seen with a cover was $3) while hoping you’ll take that extra bit of cash and buy another drink or visit the band tip jars. The music calendar can be found at http://www.myspace.com/bentleyspub, along with history, information on drink specials and other events. This weekend offers several great excuses to check out the bar if you haven’t already, but as a reminder, the bar age is 21+. On Friday, Bentley’s will feature music from one of the area’s best blues acts, the Impalas. With over a decade of history in CU, the group is currently comprised of several of the scene’s most seasoned pros in lead vocalist Dawna Nelson (who would just as soon insult you in a horribly graphic manner as she would sing to you) and the expert rhythm and solo playing of guitarist Bruce “Bruiser” Rummenie. The quiet but frighteningly groovy bass player back there on a stool is Andre Mossotti, and that guy back there behind the drum kit, Ian Sheppard, drove from Indianapolis to play for you. They’ll kick things off at 8:30 p.m. if Dawna shows up on time, and there is no cover, so get down there and take part in the Impalas’ new game: Suggest New Songs for Us to Learn. The person with the best suggestion gets a lap dance from Ian Sheppard, who will be wearing a captain’s hat. On Saturday, Bentley’s changes things up a bit with
a 10 p.m. show featuring the Chemicals and Tractor Kings. While this show is scheduled to carry a $3 cover charge, that’s $1.50 each for two of the best original bands in Central Illinois. In the off chance that anyone reading hasn’t managed to see either of the bands in your time here, this would be a prime opportunity to check them out. For those who have seen them, this might be a good opportunity to see how well they can compact themselves into a small space. Seems like a win for everyone. Mike ‘n Molly’s is set to host the second concert in the Shadowboxer Collective’s series of quiet showcases. This Saturday, the Collective will invade the second floor of MnM’s to present Sheboygan folkies Cedarwell. Along for the ride are fellow Wisconsiners (based out of Eau Claire) The Daredevil Christopher Wright. Local support falls to Carl Hauck with his contemplative indie-folk and Mordechai in the Mirror with their quirky experimentalism. This show takes off at 9 p.m. and will cost you $5. ...a sample quote from next week’s interview with Live Karaoke Band/The Brat Pack’s Guido Esteves: “I will punch all of you in the face.” Intense! —Mike Ingram can be reached at forgottenwords@ gmail.com. come and get it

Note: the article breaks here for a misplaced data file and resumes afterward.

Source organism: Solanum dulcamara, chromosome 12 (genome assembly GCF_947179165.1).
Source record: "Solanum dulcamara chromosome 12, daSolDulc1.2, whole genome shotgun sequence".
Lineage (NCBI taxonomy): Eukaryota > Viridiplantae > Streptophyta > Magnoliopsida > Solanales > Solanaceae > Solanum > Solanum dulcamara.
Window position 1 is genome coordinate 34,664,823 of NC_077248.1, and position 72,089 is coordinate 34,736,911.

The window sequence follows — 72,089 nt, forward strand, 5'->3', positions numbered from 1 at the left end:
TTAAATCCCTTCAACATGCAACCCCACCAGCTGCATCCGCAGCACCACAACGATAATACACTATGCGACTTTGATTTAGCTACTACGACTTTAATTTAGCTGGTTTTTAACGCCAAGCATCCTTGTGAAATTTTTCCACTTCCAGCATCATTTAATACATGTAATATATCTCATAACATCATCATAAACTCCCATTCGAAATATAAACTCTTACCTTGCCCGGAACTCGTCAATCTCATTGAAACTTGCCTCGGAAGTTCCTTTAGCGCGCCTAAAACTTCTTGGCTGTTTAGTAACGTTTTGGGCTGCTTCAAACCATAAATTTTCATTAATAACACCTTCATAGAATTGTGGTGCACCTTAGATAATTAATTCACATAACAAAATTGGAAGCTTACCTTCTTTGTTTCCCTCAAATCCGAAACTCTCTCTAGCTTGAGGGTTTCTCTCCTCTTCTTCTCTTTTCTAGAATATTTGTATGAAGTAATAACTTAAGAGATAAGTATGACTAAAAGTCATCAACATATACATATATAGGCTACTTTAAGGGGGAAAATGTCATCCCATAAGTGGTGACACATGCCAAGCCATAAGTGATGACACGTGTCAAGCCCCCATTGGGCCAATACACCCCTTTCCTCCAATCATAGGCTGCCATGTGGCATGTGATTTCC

movies & tv The International Internationally Boring by Matt Carey
ADVANCE TICKETS NOW AVAILABLE FOR: THE JONAS BROTHERS CONCERT 3D, WATCHMEN AND EARTH
live Owen needs to pick better projects. Heâ€™s a very talented actor with some great roles in the past, but after the abysmal Shoot â€˜Em Up, it seems heâ€™s been saying yes to every action script that comes his way. Clive Owen can do good action films, such as Children of Men, but that was three years ago. His latest effort, The International is a boring, confusing spy film thatâ€™s only saving graces are an incredible action sequence and Clive Owen himself. Owen stars as Louis Salinger, an Interpol agent attempting to expose an international bank that is involved in an illegal arms dealing ring. Salinger is assisted by district attorney Eleanor Whitman (Naomi Watts, who is completely wasted playing an unnecessary character), who is working on the case from the American end. Their investigation takes them all over the world, from Berlin to Istanbul to New York City. I wish I could go into more specifics about the plot, but it would make little sense and take me forever to try to put the plot together. Essentially, itâ€™s the duo going from place to place with different mysteries for them to solve every 15 minutes. The one greatly entertaining part of this movie, though, is the gunfight that takes place inside the Guggenheim Museum. The Guggenheim is completely torn to shreds in this sequence, with glass and bullet holes everywhere around the famous museum. Unfortunately, this scene comes halfway through the movie, which means enduring the dullness of the filmâ€™s first hour.